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“They settled the lawsuit and then everything fell apart,” Hendry said. “Now they are back on track with new management.
“I would hope … that they would consider taking the company private. They’ve got $22 million in the bank. The cost of being public, with all the new regulations, doesn’t make sense for a company this size. I would say I’m excited about the prospects … and then maybe sell the company in the next three to five years. They have a unique laser technology. They also could use some more business.”
Insignia management declines to speculate about its ownership future.
Dall, though, was happy last week to show off the company’s automated laser die-cut production technology, a $2 million software-driven equipment assembly, customized for Insignia so that operators can automatically make and package customized promotions for each of its 22,000-plus retailers without human hands. It’s only two years old.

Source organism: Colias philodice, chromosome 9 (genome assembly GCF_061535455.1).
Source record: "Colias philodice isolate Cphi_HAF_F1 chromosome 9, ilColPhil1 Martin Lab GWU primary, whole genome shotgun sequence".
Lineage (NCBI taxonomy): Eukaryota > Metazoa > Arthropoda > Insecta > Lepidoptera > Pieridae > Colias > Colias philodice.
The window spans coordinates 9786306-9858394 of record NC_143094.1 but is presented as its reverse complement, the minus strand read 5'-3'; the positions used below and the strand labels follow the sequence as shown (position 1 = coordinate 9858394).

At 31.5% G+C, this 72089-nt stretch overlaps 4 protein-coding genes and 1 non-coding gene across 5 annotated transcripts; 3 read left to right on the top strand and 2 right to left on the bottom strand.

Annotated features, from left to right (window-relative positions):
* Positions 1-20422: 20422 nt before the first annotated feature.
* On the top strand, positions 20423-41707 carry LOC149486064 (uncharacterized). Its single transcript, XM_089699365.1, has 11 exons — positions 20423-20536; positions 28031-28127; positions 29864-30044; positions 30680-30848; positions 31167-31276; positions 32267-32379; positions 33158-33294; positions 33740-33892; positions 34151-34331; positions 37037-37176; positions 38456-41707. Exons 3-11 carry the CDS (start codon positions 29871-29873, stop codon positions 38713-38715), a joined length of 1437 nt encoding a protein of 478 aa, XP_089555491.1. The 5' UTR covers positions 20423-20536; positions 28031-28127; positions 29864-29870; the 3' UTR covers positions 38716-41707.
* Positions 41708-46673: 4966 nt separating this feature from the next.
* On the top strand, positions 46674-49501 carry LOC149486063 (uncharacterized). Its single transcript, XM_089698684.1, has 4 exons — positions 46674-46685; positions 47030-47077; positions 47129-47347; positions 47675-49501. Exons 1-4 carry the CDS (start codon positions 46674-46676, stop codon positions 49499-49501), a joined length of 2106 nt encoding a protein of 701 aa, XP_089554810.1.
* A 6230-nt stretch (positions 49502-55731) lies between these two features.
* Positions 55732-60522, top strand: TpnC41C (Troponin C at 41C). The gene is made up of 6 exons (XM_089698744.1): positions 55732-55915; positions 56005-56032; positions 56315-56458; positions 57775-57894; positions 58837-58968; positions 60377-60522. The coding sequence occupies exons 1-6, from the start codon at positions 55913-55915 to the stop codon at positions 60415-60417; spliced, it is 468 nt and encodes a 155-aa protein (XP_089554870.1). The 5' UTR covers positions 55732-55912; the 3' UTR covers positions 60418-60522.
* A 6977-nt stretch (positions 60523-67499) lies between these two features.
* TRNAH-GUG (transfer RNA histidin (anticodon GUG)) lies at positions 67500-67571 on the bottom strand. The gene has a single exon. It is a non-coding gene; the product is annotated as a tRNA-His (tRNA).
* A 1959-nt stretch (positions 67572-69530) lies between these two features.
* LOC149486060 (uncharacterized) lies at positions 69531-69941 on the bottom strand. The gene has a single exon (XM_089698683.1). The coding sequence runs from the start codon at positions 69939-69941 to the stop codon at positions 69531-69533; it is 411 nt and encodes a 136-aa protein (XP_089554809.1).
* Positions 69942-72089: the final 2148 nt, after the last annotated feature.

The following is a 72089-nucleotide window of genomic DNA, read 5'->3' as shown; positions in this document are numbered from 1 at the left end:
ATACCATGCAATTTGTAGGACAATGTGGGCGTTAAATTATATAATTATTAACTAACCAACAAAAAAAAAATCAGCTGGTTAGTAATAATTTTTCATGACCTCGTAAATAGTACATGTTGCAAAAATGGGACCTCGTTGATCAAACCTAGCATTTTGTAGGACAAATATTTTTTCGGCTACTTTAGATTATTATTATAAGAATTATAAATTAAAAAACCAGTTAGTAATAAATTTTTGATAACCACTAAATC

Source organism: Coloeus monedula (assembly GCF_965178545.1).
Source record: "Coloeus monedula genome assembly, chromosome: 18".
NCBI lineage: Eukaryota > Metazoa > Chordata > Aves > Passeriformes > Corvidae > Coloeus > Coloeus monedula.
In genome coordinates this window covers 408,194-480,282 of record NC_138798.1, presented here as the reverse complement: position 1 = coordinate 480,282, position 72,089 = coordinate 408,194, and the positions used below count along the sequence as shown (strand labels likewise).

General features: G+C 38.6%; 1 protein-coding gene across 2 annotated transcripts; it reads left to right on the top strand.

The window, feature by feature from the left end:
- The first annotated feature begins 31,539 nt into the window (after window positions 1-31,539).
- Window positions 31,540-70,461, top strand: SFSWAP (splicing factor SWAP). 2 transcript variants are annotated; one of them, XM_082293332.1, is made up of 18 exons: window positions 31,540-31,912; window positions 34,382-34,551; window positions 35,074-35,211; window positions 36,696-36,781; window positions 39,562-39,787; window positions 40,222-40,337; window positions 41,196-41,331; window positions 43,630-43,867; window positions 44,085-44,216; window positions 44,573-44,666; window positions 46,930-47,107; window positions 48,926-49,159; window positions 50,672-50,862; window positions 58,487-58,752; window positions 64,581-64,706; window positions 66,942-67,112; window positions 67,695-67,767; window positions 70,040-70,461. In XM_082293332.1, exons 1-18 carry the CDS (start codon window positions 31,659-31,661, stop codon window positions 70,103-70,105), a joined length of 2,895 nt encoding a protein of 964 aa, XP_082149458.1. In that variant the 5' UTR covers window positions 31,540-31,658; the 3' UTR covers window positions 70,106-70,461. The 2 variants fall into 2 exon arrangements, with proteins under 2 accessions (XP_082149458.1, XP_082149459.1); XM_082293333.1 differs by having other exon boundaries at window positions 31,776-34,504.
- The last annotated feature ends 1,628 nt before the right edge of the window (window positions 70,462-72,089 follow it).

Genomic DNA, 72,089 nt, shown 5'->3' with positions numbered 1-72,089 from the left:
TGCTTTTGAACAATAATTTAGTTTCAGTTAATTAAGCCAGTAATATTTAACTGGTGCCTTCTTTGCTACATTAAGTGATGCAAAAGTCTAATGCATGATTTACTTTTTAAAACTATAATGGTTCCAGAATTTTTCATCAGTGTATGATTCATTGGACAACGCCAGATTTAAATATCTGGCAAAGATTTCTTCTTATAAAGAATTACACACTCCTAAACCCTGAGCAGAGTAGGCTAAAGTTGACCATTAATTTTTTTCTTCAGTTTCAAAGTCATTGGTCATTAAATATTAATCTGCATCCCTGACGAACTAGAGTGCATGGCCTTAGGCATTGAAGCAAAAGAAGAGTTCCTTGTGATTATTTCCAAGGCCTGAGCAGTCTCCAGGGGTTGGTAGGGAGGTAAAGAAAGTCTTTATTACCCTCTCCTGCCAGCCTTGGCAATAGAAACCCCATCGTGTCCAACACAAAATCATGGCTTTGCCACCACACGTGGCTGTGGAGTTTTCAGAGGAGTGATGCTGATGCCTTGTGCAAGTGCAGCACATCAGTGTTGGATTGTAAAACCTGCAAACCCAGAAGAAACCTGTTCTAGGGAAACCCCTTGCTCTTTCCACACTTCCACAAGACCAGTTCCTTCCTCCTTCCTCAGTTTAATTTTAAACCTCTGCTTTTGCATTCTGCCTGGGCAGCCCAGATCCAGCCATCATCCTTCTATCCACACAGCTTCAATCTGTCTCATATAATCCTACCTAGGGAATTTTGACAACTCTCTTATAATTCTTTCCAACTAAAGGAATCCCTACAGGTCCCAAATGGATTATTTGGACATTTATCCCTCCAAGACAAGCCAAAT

“We’ve reinvested in the company,” Dall said. “The recent results speak for themselves. We’re delivering on a vision for the next chapter.”
Under the 2011 settlement, New York-based News America paid Insignia $125 million and Insignia paid $4 million in return for a 10-year business arrangement that gives Insignia access to some News America clients. In its lawsuit, Insignia alleged that News America violated U.S. antitrust law and laws that prohibit unfair disparagement of competitors. Essentially, it charged the Murdoch operation with trying to bully it out of business. It sued for $250 million in damages and settled for $125 million.
Neal St. Anthony • 612-673-7144
Note: This column normally would appear in this coming Monday’s Star Tribune. The column will return to that Monday schedule on Sept. 30.